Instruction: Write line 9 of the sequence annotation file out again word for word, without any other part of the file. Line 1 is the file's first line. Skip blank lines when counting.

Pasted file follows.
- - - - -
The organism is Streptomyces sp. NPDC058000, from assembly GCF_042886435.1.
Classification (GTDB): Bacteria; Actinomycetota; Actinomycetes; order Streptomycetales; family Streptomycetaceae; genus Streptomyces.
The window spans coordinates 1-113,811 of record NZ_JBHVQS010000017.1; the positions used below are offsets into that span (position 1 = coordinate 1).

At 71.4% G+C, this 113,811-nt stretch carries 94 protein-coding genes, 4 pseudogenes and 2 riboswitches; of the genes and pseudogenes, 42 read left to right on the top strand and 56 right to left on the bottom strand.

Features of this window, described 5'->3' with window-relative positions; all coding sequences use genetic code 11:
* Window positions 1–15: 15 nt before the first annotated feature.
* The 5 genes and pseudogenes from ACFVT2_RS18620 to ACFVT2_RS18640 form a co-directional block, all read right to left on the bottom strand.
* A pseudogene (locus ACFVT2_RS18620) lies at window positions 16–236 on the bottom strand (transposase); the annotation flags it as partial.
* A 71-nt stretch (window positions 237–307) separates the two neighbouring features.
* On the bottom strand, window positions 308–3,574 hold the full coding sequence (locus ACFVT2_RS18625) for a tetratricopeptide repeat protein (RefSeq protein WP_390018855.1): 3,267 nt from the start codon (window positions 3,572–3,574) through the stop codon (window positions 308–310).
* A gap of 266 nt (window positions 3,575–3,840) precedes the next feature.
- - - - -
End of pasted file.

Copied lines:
* A 71-nt stretch (window positions 237–307) separates the two neighbouring features.